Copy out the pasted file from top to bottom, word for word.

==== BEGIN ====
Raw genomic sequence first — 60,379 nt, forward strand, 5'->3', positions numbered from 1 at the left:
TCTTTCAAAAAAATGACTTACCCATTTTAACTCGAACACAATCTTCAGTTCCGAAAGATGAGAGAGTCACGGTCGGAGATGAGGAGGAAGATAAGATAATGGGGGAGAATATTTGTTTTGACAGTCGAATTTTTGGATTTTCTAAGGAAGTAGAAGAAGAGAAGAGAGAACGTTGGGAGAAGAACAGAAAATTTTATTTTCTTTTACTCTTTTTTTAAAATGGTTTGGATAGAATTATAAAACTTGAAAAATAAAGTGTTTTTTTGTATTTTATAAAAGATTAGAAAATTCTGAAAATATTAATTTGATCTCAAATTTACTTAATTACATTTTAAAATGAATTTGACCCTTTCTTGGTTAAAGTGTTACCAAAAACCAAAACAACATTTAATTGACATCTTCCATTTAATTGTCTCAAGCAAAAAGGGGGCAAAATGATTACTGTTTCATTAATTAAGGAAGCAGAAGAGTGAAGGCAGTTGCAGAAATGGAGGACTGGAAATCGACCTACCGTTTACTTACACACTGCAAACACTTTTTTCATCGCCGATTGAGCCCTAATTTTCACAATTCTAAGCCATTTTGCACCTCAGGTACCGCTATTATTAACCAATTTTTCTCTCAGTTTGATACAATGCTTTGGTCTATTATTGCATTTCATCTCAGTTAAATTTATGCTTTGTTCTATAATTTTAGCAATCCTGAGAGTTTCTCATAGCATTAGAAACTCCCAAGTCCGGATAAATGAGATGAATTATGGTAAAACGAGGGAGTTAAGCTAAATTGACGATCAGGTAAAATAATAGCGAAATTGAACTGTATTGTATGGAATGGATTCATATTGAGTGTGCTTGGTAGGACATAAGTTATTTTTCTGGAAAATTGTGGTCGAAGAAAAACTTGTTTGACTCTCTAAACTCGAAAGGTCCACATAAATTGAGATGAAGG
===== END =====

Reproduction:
Raw genomic sequence first — 60,379 nt, forward strand, 5'->3', positions numbered from 1 at the left:
TCTTTCAAAAAAATGACTTACCCATTTTAACTCGAACACAATCTTCAGTTCCGAAAGATGAGAGAGTCACGGTCGGAGATGAGGAGGAAGATAAGATAATGGGGGAGAATATTTGTTTTGACAGTCGAATTTTTGGATTTTCTAAGGAAGTAGAAGAAGAGAAGAGAGAACGTTGGGAGAAGAACAGAAAATTTTATTTTCTTTTACTCTTTTTTTAAAATGGTTTGGATAGAATTATAAAACTTGAAAAATAAAGTGTTTTTTTGTATTTTATAAAAGATTAGAAAATTCTGAAAATATTAATTTGATCTCAAATTTACTTAATTACATTTTAAAATGAATTTGACCCTTTCTTGGTTAAAGTGTTACCAAAAACCAAAACAACATTTAATTGACATCTTCCATTTAATTGTCTCAAGCAAAAAGGGGGCAAAATGATTACTGTTTCATTAATTAAGGAAGCAGAAGAGTGAAGGCAGTTGCAGAAATGGAGGACTGGAAATCGACCTACCGTTTACTTACACACTGCAAACACTTTTTTCATCGCCGATTGAGCCCTAATTTTCACAATTCTAAGCCATTTTGCACCTCAGGTACCGCTATTATTAACCAATTTTTCTCTCAGTTTGATACAATGCTTTGGTCTATTATTGCATTTCATCTCAGTTAAATTTATGCTTTGTTCTATAATTTTAGCAATCCTGAGAGTTTCTCATAGCATTAGAAACTCCCAAGTCCGGATAAATGAGATGAATTATGGTAAAACGAGGGAGTTAAGCTAAATTGACGATCAGGTAAAATAATAGCGAAATTGAACTGTATTGTATGGAATGGATTCATATTGAGTGTGCTTGGTAGGACATAAGTTATTTTTCTGGAAAATTGTGGTCGAAGAAAAACTTGTTTGACTCTCTAAACTCGAAAGGTCCACATAAATTGAGATGAAGG